payment in respect of the invoices submitted in 2013, all of which
remained outstanding. CPA applied to strike out the claim. Both
parties accepted that the services had been provided by CCI more
than six years before the claim was issued and, as a result, CPA
asserted that the claim was time-barred.

CCI argued that the parties had included a provision in the
Agreement stipulating a time for payment of the invoices; in this
case 90 days. Any cause of action would not therefore arise until
that time had passed and there was a default in payment, which
meant that most of CCI’s claim had been brought within the
limitation period.

The judge at first instance granted CPA’s strike out
application. The judge found that the cause of action for payment
in respect of the services performed by CCI accrued when the
services were provided and therefore by no later than 17 December
2013. CCI appealed the decision to the Court of Appeal.

Court of Appeal decision

The CA dismissed the appeal and upheld the strike out decision.
The CA confirmed:

  1. Section 5 of the Limitation Act 1980 provides that “an
    action founded on a simple contract shall not be brought after the
    expiration of six years from the date on which the cause of action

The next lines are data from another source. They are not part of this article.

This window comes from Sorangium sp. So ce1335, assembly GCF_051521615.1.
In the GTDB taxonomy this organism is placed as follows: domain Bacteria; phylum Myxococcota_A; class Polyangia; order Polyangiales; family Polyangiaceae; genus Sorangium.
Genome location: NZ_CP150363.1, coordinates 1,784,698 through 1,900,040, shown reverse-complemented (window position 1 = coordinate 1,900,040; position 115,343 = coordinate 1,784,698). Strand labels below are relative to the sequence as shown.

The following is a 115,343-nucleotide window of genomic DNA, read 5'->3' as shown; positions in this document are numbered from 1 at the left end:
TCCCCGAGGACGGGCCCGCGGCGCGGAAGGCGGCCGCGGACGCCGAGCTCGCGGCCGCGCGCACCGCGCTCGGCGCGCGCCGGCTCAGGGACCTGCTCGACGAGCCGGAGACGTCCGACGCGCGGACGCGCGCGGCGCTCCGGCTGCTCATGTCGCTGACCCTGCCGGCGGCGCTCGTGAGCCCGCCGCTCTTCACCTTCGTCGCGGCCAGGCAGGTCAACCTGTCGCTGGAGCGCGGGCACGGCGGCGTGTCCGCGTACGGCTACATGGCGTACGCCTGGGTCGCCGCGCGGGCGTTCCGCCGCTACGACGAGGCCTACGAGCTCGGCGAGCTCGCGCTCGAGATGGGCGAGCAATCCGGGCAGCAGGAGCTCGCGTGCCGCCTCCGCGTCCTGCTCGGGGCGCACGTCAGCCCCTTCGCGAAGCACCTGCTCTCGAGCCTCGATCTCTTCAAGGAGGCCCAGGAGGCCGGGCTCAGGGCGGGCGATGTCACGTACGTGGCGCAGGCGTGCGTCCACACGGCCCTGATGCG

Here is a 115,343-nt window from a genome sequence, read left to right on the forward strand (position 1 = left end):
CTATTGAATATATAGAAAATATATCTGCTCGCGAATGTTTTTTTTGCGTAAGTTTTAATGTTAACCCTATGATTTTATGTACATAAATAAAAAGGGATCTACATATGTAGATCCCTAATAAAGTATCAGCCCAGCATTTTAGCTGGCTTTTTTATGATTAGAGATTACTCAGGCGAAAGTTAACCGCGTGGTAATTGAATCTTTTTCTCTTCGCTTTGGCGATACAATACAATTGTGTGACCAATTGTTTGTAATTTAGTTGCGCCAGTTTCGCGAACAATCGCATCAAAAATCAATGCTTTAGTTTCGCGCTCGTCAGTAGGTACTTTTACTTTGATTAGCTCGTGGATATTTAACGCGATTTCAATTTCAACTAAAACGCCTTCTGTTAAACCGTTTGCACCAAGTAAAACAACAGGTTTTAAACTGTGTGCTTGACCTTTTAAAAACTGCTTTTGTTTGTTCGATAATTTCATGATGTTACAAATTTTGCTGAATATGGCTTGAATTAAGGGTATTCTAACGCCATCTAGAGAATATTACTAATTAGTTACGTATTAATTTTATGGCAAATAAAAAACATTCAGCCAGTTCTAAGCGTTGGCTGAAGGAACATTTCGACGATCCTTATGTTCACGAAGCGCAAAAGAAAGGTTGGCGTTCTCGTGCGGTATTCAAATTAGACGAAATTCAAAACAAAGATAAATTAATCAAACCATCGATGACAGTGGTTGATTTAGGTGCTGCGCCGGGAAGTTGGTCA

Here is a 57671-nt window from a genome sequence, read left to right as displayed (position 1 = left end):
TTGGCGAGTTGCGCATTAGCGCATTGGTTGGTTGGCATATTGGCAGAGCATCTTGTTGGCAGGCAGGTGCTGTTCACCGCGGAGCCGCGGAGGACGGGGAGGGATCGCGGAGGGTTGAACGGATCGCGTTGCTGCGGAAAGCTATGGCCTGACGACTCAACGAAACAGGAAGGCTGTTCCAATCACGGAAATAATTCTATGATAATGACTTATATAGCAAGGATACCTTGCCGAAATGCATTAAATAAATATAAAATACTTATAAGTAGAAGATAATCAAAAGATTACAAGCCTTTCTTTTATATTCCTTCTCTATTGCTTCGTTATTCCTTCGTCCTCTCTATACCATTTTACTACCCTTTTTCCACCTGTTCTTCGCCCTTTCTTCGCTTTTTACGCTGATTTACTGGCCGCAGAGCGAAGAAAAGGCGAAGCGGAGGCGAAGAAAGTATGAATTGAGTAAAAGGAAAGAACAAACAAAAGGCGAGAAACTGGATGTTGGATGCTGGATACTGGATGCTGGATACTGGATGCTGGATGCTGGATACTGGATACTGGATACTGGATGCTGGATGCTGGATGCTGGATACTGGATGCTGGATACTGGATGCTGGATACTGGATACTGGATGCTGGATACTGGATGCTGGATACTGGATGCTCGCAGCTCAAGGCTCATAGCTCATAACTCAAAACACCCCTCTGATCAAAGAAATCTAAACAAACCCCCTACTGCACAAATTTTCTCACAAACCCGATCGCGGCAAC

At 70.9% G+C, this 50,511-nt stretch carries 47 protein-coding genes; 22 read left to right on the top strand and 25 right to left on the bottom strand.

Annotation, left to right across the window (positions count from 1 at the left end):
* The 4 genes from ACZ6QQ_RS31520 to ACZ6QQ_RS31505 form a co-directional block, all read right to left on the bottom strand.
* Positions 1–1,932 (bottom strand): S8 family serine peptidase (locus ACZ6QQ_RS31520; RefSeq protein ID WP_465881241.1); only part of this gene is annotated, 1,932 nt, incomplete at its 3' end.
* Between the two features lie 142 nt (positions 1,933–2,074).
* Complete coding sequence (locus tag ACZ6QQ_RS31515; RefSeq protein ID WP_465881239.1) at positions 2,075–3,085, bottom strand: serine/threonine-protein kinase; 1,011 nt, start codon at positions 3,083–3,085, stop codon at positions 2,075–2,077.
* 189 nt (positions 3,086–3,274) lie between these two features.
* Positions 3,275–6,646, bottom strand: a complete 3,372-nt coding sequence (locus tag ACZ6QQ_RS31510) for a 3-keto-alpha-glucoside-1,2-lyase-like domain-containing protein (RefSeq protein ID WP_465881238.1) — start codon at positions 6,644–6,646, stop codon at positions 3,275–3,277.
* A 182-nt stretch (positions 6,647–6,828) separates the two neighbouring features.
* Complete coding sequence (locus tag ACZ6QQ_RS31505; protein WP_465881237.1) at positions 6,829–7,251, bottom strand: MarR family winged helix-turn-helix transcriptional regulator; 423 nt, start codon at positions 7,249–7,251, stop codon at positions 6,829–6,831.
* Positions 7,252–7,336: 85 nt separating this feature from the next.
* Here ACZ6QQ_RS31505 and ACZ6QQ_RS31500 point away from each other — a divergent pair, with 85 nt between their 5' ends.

2. The work done, for which CCI seeks to be paid was completed by
    17 December 2013.

  3. The case of Coburn v Colledge (1897) affirmed the
    basic principle that in the absence of a special term of the
    agreement to the contrary, the right of a service provider to
    payment for the work undertaken arises as soon as the work is done.
    The right to payment does not depend on the making of a claim for
    payment or a demand by the party that provided the work or

  4. The limitation period had, therefore, expired by the time the
    claim was issued on 27 December 2019.

The CA did not accept CCI’s submission that the basic
principle as to when the cause of action arose applied only in
cases where the contracting parties had not included a provision in
the contract stipulating a time or deadline for payment. There was
no such qualification in the Coburn case or in the many cases that